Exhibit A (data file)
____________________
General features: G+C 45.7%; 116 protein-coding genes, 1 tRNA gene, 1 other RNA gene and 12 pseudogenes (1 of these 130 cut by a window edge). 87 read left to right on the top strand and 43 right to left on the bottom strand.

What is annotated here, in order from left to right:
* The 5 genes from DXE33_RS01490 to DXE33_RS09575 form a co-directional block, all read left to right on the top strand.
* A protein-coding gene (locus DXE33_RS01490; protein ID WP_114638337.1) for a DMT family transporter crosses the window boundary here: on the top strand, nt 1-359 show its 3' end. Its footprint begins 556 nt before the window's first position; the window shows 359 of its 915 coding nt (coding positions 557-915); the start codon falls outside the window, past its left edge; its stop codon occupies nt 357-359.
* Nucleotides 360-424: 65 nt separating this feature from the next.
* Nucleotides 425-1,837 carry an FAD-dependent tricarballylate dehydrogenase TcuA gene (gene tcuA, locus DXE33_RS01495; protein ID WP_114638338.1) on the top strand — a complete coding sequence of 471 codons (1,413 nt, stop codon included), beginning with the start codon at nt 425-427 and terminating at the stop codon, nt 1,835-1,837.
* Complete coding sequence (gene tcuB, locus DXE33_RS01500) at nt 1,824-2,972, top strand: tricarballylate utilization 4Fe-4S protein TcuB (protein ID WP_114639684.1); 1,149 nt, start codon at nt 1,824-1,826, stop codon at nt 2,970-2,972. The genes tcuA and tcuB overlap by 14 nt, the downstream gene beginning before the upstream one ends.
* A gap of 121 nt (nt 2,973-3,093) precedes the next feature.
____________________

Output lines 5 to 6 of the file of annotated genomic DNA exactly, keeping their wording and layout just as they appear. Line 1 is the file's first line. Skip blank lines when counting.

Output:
* Nucleotides 360-424: 65 nt separating this feature from the next.
* Nucleotides 425-1,837 carry an FAD-dependent tricarballylate dehydrogenase TcuA gene (gene tcuA, locus DXE33_RS01495; protein ID WP_114638338.1) on the top strand — a complete coding sequence of 471 codons (1,413 nt, stop codon included), beginning with the start codon at nt 425-427 and terminating at the stop codon, nt 1,835-1,837.